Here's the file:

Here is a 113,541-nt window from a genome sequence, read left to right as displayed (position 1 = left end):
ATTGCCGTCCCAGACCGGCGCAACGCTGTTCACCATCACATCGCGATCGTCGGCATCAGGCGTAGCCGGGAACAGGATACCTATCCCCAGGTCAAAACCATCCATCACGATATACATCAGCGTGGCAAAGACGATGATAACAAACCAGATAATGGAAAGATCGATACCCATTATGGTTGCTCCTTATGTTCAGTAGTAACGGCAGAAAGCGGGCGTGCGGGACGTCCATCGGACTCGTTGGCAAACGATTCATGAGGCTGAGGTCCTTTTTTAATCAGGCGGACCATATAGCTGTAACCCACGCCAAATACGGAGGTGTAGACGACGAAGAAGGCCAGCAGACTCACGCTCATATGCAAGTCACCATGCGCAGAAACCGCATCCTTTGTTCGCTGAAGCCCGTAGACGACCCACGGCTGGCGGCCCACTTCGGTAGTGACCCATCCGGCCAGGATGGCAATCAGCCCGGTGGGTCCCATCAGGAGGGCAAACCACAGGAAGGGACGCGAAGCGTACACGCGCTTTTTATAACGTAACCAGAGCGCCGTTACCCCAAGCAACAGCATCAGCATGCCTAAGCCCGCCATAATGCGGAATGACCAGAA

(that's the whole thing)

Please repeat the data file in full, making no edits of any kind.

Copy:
Here is a 113,541-nt window from a genome sequence, read left to right as displayed (position 1 = left end):
ATTGCCGTCCCAGACCGGCGCAACGCTGTTCACCATCACATCGCGATCGTCGGCATCAGGCGTAGCCGGGAACAGGATACCTATCCCCAGGTCAAAACCATCCATCACGATATACATCAGCGTGGCAAAGACGATGATAACAAACCAGATAATGGAAAGATCGATACCCATTATGGTTGCTCCTTATGTTCAGTAGTAACGGCAGAAAGCGGGCGTGCGGGACGTCCATCGGACTCGTTGGCAAACGATTCATGAGGCTGAGGTCCTTTTTTAATCAGGCGGACCATATAGCTGTAACCCACGCCAAATACGGAGGTGTAGACGACGAAGAAGGCCAGCAGACTCACGCTCATATGCAAGTCACCATGCGCAGAAACCGCATCCTTTGTTCGCTGAAGCCCGTAGACGACCCACGGCTGGCGGCCCACTTCGGTAGTGACCCATCCGGCCAGGATGGCAATCAGCCCGGTGGGTCCCATCAGGAGGGCAAACCACAGGAAGGGACGCGAAGCGTACACGCGCTTTTTATAACGTAACCAGAGCGCCGTTACCCCAAGCAACAGCATCAGCATGCCTAAGCCCGCCATAATGCGGAATGACCAGAA